How crypto can help migrant worker remittance: The El Salvador use case

Written by konex on 16 June 2021

Did you know that there are over 230 million migrant workers worldwide who are working outside of their home country?

In Asia, it is estimated that the Philippines have over 10 million workers abroad, with approximately one million leave each year to work in another country. People who work overseas often send money back home to support their families, and while the traditional method of using Western Union and MoneyGram is effective, it is also a very expensive and time consuming service. This is why the announcement from the El Salvadoran government passing a law in favour of adopting bitcoin as legal tender is an interesting one. There are many potential benefits that the adoption of a cryptocurrency will have on its citizens – and helping with migrant workers sending money home is a big one.

In El Salvador, approximately 70% of the population is unbanked, meaning these people do not have a bank account or access to any financial services. The ratio of unbanked is amongst the highest in the world along with the likes of Morocco, Vietnam and Egypt. While it is true that most people who are unbanked have no income to speak of, many family members migrate within El Salvador to find work, or travel to another country in order to find employment to support their family.

Due to the necessity to find work, approximately one quarter of the El Salvadoran population find themselves in the US. Their intention is not to stay permanently, but rather to provide for their family back home. As a result, these families rely heavily on money sent back from expatriate workers, and the World Bank data supports this. Remittances to El Salvador made up nearly USD $6 billion or around a fifth of their GDP in 2019 – which is one of the highest ratios in the world.

It goes without saying that migrant workers who send funds back home are very sensitive to the fees that the money transfer operators (MTOs) charge for their services. So how does it all work? A traditional MTO converts and transfers funds at an exchange rate they set, and also charge fees for their service. The exchange rate tends to be between 1-3% above the interbank rate, and the fee to transfer the money could be as high as 5%. Many of the MTOs are customer facing and often do not have the full capability to transfer the funds so they use the services of a larger remittance provider such as Western Union or MoneyGram. This means that the migrant worker will end up paying additional fees which makes it harder on the struggling families and communities who are dependent on these remittances as they receive less money.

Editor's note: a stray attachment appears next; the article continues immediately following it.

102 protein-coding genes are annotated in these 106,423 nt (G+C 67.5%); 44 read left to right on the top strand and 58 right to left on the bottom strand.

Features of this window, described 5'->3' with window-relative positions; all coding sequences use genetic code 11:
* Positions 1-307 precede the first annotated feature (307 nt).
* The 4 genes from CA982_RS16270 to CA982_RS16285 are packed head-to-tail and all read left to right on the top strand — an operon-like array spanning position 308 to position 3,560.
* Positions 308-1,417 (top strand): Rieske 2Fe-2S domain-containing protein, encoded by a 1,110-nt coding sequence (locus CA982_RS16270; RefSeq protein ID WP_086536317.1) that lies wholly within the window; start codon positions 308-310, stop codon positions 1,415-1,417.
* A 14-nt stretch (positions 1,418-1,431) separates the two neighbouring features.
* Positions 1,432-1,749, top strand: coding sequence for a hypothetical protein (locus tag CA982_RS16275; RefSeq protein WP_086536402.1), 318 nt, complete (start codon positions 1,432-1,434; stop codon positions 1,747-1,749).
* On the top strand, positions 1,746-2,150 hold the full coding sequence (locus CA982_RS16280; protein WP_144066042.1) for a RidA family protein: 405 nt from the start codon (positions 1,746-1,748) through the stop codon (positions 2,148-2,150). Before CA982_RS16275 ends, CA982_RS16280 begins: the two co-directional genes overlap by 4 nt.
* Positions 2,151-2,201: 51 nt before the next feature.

This is why accepting bitcoin in El Salvador could be a game changer in the country as Bitcoin remittances tend to be a lot cheaper – around 1-1.5% in fees as opposed to 8-10% for traditional remittance services. Of course if you use bitcoin to send money home, an MTO will be used, but the MTOs often tend to be hosted in the cloud as opposed to being customer facing. This means the fees will be cheaper as the service is electronic as opposed to going to a physical location and interacting with a human.

Also, you have flexibility regarding the way you can transact the funds. You can make a peer to peer transaction by sending bitcoin from your phone to your family member, or you could use a crypto currency exchange. The unique point here is that if the transaction was made using a mobile phone, a bank would not be needed which would be a big help for the unbanked. Also, because bitcoin is legal tender in El Salvador, the cryptocurrency can be used at places where the US Dollar is used, so a bitcoin payment can be accepted for goods and services such as groceries, rent or even tax contributions.

The bitcoin network is operational 24 hours, seven days a week and 365 days of the year, so you can send remittances home in the evenings, on the weekend or even during public holidays whereas traditional remittances can tend to work from Monday – Friday from 9am – 5pm. The time to process a remittance is also very different. If a traditional service was used, the transaction would usually take 2-3 business days, while bitcoin would take 1-2 hours regardless of when the transaction was made.

It is often said that true financial inclusion begins by lifting the unbanked out of poverty. By giving them a means to save, storing bitcoin on their mobile phones is definitely one way. Also by charging less fees when it comes to remittances means they have more money to spend.

This is just one use case where bitcoin can help migrant workers, but it’s important to note that bitcoin can help migrant workers all around the world.

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